• It has not been attempted from a carrier, but it has been attempted from a merchant ship with sufficiently flat deck. See youtube.com/watch?v=pUdzVnZBaoY. The ship was not sailing fast enough for the plane to lift off from stationary though. Commented May 14, 2014 at 7:53

A Cessna 150 can take off at 48 knots rotation speed. An aircraft carrier can do 30 knots, and an 18 knot headwind is certainly possible at sea. That puts a 48 knot wind over the wings, enough for the Cessna to take off. The engine would counteract drag, allowing the plane to "float" off the deck.

What you say is not only possible, but it has been used to land a plane on a much smaller (and a bit faster) ship than an aircraft carrier.

Try to search in the web for the video "Extreme small plane landing on a ship at sea".

• It wasn't even faster ;-) that ship was at approx 9 knots. Commented Feb 6, 2015 at 13:33

It all depends on the minimum flight speed and the ship's maximum speed. Even with the slow speed of submarines, floating a flying machine is possible if the machine has been designed that way.

In order to increase the observation radius of submarines (typically only 5nm), an unpowered gyrocopter was designed in 1941 to lift an observer 500 ft up into the air to increase the observation radius to 25 nm. Gyrocopters are known for their low flying speeds, and this one, the Focke-Achgelis 330, was designed to be folded away in a watertight container and to be stored on the deck of the submarine. It could be assembled and de-assembled within 20 minutes and was then towed behind the submarine like a kite. The minimum flight speed was only 27 km/h (14.5 its), just enough for a submarine going at full speed and a little wind.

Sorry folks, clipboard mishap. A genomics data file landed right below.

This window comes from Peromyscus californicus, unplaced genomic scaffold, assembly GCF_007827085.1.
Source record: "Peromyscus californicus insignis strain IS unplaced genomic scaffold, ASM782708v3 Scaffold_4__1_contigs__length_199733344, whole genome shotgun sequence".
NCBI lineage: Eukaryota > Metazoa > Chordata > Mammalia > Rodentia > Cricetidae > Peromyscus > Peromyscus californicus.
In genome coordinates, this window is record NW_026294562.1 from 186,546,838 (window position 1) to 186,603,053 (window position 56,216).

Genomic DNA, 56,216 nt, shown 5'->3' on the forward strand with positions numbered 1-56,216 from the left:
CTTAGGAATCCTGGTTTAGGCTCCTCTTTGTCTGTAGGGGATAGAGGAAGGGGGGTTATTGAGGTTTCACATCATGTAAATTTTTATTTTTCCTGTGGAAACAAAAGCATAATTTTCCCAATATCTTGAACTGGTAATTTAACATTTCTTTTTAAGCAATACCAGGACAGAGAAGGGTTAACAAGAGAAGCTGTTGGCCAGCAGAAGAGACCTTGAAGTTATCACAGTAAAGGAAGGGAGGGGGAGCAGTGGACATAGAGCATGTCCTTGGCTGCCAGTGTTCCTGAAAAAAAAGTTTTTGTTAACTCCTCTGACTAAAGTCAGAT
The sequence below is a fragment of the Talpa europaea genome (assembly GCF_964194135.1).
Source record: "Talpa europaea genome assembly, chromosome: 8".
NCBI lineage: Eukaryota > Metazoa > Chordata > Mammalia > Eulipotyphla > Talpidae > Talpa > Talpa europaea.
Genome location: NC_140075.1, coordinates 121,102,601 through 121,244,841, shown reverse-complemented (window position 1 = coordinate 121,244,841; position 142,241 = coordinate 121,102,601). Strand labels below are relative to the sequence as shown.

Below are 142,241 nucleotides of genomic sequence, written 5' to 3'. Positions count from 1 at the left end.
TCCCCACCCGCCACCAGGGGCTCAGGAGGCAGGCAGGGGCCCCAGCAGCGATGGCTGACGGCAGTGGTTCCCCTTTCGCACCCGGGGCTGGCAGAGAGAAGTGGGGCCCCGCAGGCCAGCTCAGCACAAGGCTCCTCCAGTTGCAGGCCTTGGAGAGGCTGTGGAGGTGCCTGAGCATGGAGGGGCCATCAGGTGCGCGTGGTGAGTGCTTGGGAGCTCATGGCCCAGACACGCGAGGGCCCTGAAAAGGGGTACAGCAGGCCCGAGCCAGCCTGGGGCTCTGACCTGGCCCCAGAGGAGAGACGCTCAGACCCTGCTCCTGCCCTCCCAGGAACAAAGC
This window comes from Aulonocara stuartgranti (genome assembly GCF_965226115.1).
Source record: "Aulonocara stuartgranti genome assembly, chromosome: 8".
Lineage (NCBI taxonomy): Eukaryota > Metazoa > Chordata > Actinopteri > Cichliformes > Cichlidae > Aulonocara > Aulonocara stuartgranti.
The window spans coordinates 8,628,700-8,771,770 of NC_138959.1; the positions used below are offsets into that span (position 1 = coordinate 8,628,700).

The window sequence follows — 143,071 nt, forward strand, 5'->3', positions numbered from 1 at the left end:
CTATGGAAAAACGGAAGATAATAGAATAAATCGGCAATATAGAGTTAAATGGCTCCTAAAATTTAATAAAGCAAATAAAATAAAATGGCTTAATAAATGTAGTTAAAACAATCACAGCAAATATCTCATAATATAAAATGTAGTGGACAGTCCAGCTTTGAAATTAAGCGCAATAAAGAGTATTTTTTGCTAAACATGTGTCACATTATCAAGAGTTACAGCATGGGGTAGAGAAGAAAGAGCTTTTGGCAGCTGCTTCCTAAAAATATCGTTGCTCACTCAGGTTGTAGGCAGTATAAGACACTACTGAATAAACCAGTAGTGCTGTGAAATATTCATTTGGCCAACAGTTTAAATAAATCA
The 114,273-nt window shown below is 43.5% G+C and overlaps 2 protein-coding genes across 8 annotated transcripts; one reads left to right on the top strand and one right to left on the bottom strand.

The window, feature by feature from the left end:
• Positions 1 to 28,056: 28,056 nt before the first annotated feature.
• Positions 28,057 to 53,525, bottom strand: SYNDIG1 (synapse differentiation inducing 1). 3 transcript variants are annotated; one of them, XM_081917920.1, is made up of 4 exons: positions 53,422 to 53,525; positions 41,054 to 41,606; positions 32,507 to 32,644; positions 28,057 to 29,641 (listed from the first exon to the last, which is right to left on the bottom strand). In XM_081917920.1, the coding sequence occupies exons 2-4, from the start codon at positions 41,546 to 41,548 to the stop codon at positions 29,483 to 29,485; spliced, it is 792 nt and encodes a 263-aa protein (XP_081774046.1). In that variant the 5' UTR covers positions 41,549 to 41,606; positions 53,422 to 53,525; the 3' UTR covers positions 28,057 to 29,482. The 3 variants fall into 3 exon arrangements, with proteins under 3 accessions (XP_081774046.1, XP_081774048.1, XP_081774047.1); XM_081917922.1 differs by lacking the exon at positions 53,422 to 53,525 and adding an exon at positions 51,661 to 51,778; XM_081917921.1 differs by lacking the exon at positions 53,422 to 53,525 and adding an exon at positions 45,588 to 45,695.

The forward speed of a carrier might not be the listed max speed, if heading into a strong headwind.

However, if the relative wind is great enough, the aircraft wings would create more lift than the weight of the plane.

There are of course issues like structure induced turbulence which might adversely impact handling. And if near equilibrium, the aircraft may never fly beyond the bow.

If planning on this type of operation, would look for a Vx (adjected for engine off or idle) relative wind to allow a reasonable climb (if you call the ascent that) to clear the structure. Also, I would plan on factoring in the ground effect of working off the carrier deck, and then having that effect reduced as altitude was gained.

Finally, from practical experience, I would expect the aircraft to become airborne prior to the stall speed, due to ground effect, probably a lighter that gross weight loading, and lots of other factors.

• The aerodynamic drag on an aircraft carrier from sailing into a headwind is utterly negligible compared to the hydrodynamic drag from moving through the water at 30+ knots. Commented Sep 7, 2023 at 5:37

I took off once at Wellington airport, NZ in a Gulfstream Cheetah in winds gusting to 55kt. When I opened the throttle it lifted off with no forward ground speed at all. All that is required is a vessel fast enough to provide a steady 45kt wind speed over the decks.

Some designs of fast ferries like the INCAT wavepiercing catamarans would be ideally suited as some form of aircraft carriers like this.